One of the real strengths of this series comes from the two primary characters. Ana is the sole surviving member of Cyrilia’s royal family and is determined to reclaim the throne and save her people from slaughter. Ramson is the bastard son of the navy Admiral from a country to the south. While Ana’s been raised to be a leader, Ramson has spent years as a criminal, doing what he must to survive. They might sound like opposites when viewed superficially, but they’re fleshed out, and it’s soon apparent they have more in common than one might think. Ana is an Affinite, which means she has a unique power. Her ability involves blood, and when it manifested the first time she unintentionally killed several people. Consequently, she was shut away and isolated from the public, and ultimately had to flee when she was framed for her father’s murder. Her isolation and regret fuels her self-loathing. During book 1, she has to learn to understand that it isn’t having a special power that defines her. What matters is what she does with that power.

Ramson has also experienced rejection and loss. His complex relationship with his biological father has fueled his actions for years, and he’s determined to think only of himself to survive. His father taught him love makes you weak. He shields himself from commitments and promises, but he also doesn’t want to be like his father.

Together, Ana and Ramson are two broken individuals who are making critical decisions about who they are and who they want to be. They’re both confronted by pain and regret, and they both have things about themselves they despise. The thought of a criminal bastard and the heir to the throne being friends may seem unrealistic, but they slowly build a genuine friendship throughout the first book, and that friendship grows in the second book. There’s a strong foundation of trust that develops between them, and in their own way, they help each other heal.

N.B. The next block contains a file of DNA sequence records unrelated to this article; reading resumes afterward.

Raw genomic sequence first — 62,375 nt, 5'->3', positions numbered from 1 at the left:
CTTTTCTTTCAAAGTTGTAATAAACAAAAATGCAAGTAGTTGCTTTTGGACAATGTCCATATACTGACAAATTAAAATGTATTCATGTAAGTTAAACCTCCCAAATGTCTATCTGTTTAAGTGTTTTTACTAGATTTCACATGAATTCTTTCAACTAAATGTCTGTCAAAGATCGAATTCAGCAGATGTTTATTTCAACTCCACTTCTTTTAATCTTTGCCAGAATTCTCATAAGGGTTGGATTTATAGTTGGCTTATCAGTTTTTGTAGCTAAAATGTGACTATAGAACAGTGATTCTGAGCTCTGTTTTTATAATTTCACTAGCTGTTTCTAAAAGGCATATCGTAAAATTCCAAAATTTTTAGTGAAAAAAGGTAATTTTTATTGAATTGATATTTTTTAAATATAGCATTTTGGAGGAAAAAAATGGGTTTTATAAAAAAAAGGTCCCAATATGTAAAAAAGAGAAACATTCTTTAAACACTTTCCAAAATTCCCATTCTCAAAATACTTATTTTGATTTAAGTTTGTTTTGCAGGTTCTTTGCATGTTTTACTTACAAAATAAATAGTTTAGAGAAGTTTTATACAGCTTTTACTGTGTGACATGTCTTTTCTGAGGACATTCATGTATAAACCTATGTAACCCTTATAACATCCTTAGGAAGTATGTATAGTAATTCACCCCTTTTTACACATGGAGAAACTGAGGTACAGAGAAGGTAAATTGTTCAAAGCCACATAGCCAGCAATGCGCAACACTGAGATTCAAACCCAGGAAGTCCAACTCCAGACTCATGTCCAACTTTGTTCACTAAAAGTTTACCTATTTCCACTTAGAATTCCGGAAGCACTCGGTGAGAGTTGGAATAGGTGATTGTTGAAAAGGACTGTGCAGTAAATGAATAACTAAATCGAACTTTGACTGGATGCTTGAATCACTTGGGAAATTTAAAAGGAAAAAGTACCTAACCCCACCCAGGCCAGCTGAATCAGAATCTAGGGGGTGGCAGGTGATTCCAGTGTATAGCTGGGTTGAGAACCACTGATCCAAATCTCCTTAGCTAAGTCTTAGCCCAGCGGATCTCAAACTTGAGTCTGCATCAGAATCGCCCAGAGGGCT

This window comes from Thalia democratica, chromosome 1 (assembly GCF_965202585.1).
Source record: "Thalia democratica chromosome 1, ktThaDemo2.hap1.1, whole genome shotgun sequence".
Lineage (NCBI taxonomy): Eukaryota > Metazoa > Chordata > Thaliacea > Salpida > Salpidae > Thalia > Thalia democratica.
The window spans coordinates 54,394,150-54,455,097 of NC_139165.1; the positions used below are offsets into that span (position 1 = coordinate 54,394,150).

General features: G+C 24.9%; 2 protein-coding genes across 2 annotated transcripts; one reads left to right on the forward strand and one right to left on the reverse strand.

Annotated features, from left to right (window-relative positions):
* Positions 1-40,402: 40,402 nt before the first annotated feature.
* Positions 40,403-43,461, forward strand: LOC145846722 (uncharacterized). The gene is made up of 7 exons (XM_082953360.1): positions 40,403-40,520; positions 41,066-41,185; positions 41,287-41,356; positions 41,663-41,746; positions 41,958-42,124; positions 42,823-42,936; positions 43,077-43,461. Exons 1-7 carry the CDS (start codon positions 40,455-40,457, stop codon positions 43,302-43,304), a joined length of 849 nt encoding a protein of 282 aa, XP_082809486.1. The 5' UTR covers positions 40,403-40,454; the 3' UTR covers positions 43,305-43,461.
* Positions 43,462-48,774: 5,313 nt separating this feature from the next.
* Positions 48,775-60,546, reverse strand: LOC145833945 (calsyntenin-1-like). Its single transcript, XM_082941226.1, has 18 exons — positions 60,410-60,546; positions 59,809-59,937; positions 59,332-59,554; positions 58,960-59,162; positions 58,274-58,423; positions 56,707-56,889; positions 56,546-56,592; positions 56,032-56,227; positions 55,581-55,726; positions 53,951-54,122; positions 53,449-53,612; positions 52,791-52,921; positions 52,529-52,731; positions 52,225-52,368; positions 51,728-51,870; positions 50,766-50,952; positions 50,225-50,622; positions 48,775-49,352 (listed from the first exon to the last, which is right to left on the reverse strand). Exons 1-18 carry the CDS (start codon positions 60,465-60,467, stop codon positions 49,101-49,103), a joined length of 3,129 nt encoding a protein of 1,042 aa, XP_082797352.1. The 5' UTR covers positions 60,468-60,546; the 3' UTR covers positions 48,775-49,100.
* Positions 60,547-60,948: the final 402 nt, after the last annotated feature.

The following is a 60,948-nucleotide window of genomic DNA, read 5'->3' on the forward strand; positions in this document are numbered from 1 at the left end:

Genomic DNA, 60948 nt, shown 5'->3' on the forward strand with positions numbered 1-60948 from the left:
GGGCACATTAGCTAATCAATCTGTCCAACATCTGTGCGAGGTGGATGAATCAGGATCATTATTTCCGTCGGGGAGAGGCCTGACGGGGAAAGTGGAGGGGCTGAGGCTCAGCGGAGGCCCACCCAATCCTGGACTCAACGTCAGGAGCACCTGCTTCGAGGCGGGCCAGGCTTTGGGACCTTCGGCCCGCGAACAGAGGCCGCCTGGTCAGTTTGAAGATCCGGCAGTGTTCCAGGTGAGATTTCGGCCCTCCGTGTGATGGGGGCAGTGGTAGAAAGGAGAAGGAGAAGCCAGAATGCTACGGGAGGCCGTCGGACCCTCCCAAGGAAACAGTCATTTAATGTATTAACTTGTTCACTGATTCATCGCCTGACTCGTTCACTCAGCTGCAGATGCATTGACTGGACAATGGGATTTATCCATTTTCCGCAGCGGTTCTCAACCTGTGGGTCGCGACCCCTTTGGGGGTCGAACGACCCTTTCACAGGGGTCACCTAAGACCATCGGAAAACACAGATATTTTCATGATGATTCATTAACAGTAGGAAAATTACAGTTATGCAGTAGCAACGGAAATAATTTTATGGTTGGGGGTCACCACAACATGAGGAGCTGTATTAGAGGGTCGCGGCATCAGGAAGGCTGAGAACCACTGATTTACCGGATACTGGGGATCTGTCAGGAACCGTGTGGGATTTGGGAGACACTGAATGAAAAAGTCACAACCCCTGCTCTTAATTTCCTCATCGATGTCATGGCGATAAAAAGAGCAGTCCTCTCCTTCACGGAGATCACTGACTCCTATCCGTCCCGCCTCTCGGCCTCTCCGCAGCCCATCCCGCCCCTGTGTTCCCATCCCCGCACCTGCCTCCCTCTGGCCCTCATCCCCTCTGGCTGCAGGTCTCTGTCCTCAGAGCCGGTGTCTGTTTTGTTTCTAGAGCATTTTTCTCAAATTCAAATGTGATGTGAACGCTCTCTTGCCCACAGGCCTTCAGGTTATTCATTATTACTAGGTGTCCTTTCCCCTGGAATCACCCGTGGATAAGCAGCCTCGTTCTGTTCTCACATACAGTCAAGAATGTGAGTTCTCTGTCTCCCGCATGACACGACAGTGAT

They also continue to grow as individuals in book 2. Ana’s confronted by questions about leadership and the kind of leader she’d be, and she must assess her own goals and motives to determine what’s best for Cyrilia’s future. 

In book 1, Ana and Ramson’s journey took her to her childhood home, so it’s only fitting that book 2 would take us to Ramson’s nation and force him to confront his father and half-sister. Their quest may seem simple enough, but a lot’s changed in Ransom’s homeland since he departed, and unseen dangers threaten Ana’s mission and their lives. I don’t want to give away what happens. It was earned in the text, but the author still made some shocking revelations. 

I also really enjoyed getting to spend more time with Linn and seeing her character grow. I hope we get to spend plenty of time with Linn and Kais in book 3.

Blood Heir effectively offered resolution of a primary objective, while setting the stage for the developments in Red Trigress. As book 2 in a trilogy, Red Tigress sets the stage for what’s to come in the third and final installment in the Blood Heir Trilogy. There’s still a sense of resolution because the clearly established objective has been met, but there’s the promise of what’s to come as well. 

The ending left me both satisfied and heartbroken that I’ll have to wait another year to find out what happens to Ana, Ramson, and the other characters. 

You can purchase a copy of this book via your normal retailer, but please consider purchasing it from a local indie bookshop instead. It can be found here at Indiebound or at Bookshop. Please note the Bookshop link is an affiliate link and each purchase you make through it helps to support Sci-Fi & Scary and keep the site running.

Content Warning:

Child death.

Published inBook ReviewsStarred Reviews